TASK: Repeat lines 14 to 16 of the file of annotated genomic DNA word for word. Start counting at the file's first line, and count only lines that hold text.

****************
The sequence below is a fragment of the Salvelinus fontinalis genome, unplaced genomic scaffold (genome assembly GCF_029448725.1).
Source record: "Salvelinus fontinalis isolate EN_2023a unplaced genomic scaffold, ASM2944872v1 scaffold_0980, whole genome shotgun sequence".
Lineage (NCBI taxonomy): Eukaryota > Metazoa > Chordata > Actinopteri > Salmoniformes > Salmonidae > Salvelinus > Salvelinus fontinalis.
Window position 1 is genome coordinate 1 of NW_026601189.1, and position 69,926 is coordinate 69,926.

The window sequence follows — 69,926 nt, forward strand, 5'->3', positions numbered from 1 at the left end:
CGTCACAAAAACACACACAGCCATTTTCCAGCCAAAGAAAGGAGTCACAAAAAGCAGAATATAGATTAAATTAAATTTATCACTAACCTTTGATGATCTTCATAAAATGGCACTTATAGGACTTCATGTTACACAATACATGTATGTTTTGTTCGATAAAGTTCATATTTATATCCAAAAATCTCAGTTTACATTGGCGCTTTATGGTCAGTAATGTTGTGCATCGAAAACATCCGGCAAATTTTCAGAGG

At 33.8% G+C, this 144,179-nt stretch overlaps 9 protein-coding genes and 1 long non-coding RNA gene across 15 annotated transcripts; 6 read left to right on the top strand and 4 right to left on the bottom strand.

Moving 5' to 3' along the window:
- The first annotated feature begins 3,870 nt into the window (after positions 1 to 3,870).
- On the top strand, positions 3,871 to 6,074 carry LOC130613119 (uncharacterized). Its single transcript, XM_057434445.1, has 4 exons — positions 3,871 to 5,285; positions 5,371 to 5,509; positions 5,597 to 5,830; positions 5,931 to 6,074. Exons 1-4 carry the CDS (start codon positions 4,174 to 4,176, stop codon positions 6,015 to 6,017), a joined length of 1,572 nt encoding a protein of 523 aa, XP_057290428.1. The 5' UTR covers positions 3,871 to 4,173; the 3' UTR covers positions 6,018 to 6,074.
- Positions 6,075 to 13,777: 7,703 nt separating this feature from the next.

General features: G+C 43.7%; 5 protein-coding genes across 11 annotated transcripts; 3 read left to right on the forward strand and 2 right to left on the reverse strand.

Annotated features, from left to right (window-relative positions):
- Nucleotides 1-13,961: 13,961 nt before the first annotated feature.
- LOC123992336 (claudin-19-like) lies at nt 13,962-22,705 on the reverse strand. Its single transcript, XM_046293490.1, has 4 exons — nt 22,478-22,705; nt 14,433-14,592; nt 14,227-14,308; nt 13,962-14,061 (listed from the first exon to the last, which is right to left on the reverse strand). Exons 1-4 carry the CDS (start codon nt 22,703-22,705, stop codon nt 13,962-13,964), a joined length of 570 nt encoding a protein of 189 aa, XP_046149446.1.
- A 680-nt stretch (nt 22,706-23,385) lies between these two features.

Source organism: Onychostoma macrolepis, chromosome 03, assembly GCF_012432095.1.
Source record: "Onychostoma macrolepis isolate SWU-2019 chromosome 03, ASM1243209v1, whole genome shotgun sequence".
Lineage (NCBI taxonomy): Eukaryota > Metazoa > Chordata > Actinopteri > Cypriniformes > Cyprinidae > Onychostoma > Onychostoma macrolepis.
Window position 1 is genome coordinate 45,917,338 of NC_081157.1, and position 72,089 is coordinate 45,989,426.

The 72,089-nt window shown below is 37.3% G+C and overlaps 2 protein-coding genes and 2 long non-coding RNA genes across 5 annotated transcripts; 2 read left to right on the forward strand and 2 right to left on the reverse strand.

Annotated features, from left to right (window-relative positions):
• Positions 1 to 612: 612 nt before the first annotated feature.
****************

- Nucleotides 1-13,961: 13,961 nt before the first annotated feature.
- LOC123992336 (claudin-19-like) lies at nt 13,962-22,705 on the reverse strand. Its single transcript, XM_046293490.1, has 4 exons — nt 22,478-22,705; nt 14,433-14,592; nt 14,227-14,308; nt 13,962-14,061 (listed from the first exon to the last, which is right to left on the reverse strand). Exons 1-4 carry the CDS (start codon nt 22,703-22,705, stop codon nt 13,962-13,964), a joined length of 570 nt encoding a protein of 189 aa, XP_046149446.1.
- A 680-nt stretch (nt 22,706-23,385) lies between these two features.